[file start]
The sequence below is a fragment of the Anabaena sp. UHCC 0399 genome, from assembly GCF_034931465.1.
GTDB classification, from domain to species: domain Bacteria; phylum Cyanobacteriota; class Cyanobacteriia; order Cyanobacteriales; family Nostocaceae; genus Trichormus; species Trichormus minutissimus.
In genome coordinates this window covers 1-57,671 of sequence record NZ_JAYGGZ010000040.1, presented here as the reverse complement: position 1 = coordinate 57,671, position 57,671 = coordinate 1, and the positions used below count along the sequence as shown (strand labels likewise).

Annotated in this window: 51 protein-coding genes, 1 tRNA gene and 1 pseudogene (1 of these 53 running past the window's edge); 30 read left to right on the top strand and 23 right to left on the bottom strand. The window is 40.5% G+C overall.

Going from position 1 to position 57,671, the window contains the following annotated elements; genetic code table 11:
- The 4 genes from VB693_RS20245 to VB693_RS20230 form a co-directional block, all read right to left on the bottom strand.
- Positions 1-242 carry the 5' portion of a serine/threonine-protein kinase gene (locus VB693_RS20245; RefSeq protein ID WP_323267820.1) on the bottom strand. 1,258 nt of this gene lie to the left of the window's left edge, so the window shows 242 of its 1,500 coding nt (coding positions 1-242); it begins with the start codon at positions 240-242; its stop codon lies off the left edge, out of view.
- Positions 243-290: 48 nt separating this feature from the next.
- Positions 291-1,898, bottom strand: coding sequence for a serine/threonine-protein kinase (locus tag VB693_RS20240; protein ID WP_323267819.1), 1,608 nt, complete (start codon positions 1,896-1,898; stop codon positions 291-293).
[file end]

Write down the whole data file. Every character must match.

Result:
The sequence below is a fragment of the Anabaena sp. UHCC 0399 genome, from assembly GCF_034931465.1.
GTDB classification, from domain to species: domain Bacteria; phylum Cyanobacteriota; class Cyanobacteriia; order Cyanobacteriales; family Nostocaceae; genus Trichormus; species Trichormus minutissimus.
In genome coordinates this window covers 1-57,671 of sequence record NZ_JAYGGZ010000040.1, presented here as the reverse complement: position 1 = coordinate 57,671, position 57,671 = coordinate 1, and the positions used below count along the sequence as shown (strand labels likewise).

Annotated in this window: 51 protein-coding genes, 1 tRNA gene and 1 pseudogene (1 of these 53 running past the window's edge); 30 read left to right on the top strand and 23 right to left on the bottom strand. The window is 40.5% G+C overall.

Going from position 1 to position 57,671, the window contains the following annotated elements; genetic code table 11:
- The 4 genes from VB693_RS20245 to VB693_RS20230 form a co-directional block, all read right to left on the bottom strand.
- Positions 1-242 carry the 5' portion of a serine/threonine-protein kinase gene (locus VB693_RS20245; RefSeq protein ID WP_323267820.1) on the bottom strand. 1,258 nt of this gene lie to the left of the window's left edge, so the window shows 242 of its 1,500 coding nt (coding positions 1-242); it begins with the start codon at positions 240-242; its stop codon lies off the left edge, out of view.
- Positions 243-290: 48 nt separating this feature from the next.
- Positions 291-1,898, bottom strand: coding sequence for a serine/threonine-protein kinase (locus tag VB693_RS20240; protein ID WP_323267819.1), 1,608 nt, complete (start codon positions 1,896-1,898; stop codon positions 291-293).